An FDA approval for the world’s first $4 million gene therapy could arrive in as soon as five months.
Novartis says that regulators have opened up the expressway for AVXS-101, a one-time treatment for spinal muscular atrophy type 1 that’s supposed to cure the devastating neuromuscular disease.
Now dubbed Zolgensma, the gene therapy first entered Novartis’ portfolio this April through the $8.7 billion AveXis buyout and has since become one of CEO Vas Narasimhan’s favorite drugs in late-stage development. It is designed to cure SMA type 1 — restoring motor function and preventing further muscle degeneration — by inserting the gene responsible for the ailment.
The new priority review bolsters the ambitions that Novartis had stated for Zolgensma since day 1. Soon after it shocked the biotech world with data from a small study in which 15 infants with SMA were able to reach 20 months without the need for constant respiratory support, or dying, AveXis mapped a strategy to gain the fastest possible marketing approval for their therapy.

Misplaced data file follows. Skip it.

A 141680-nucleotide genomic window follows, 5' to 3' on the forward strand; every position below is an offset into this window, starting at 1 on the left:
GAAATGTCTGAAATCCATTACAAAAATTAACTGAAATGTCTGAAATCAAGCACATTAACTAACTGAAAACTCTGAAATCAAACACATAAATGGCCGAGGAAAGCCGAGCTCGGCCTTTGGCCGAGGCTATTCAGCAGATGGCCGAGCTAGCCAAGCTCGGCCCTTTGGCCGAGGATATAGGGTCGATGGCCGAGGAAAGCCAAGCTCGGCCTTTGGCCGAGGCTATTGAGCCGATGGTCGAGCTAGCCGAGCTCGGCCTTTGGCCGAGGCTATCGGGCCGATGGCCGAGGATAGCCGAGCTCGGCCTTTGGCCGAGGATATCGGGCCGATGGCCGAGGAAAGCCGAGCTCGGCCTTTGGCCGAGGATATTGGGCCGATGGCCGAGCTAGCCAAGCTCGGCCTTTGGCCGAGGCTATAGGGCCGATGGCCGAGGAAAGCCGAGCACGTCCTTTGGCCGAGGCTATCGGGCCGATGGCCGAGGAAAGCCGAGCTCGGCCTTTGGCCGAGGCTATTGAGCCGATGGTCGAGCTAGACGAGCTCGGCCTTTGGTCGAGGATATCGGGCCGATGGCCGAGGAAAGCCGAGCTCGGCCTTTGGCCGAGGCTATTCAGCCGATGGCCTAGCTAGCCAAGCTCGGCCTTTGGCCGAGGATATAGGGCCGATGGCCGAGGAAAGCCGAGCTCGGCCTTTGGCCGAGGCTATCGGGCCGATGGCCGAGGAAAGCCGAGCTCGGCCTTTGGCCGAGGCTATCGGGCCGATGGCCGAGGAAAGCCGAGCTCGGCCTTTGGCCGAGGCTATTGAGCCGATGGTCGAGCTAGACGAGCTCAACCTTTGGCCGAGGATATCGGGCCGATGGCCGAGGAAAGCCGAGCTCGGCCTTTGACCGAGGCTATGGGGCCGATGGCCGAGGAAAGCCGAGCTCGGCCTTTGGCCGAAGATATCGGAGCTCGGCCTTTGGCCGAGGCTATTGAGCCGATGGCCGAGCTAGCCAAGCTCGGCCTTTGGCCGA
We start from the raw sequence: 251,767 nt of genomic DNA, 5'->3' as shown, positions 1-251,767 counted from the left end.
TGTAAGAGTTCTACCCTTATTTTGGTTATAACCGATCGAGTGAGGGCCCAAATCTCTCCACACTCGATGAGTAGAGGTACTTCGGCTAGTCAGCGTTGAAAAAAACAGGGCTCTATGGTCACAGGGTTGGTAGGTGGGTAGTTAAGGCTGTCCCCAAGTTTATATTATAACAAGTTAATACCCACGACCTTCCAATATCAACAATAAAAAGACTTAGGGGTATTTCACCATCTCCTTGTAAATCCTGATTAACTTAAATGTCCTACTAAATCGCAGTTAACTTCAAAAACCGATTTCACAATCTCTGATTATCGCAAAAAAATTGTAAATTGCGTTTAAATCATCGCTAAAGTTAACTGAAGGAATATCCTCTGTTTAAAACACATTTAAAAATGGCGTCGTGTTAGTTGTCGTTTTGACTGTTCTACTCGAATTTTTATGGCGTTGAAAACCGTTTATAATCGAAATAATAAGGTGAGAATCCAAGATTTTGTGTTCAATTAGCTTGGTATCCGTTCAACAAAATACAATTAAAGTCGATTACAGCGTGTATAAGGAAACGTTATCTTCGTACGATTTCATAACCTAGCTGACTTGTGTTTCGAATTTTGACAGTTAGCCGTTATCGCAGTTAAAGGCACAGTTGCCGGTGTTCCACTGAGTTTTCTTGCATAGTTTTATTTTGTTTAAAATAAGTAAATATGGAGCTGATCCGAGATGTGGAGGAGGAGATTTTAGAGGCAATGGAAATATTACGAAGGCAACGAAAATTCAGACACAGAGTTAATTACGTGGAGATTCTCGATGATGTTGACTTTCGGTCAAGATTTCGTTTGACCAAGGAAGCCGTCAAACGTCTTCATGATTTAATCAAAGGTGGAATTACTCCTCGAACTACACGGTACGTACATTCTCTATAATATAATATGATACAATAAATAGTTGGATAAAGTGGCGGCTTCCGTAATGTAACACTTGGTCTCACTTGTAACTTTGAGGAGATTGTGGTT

“The introduction of one-time, potentially curative therapies will require rethinking how our healthcare system manages diagnosis, treatment, care and associated costs for patients with genetic disease,” said AveXis president David Lennon in a statement.
And require rethinking it will.
Just days ago, Lennon told investors that the company believes AVXS-101 is cost-effective “in the range of $4-$5 million” using a slide that plotted several drugs’ 10-year cost against incremental quality-adjusted life year, or QALY. Both the US’ ICER and the UK’s NICE, the company points out, have backed drugs with 10-year costs of more than $4 million.
Also in Novartis’ and AveXis’ favor: Rivals at Biogen charge $750,000 for the first year of Spinraza, then $375,000 a year after that — for life. That’s $1.87 million over 4 years. And they don’t get much grief for it.
While the therapy waits its turn at the FDA, the commercial team will have plenty of pricing questions to grapple with.
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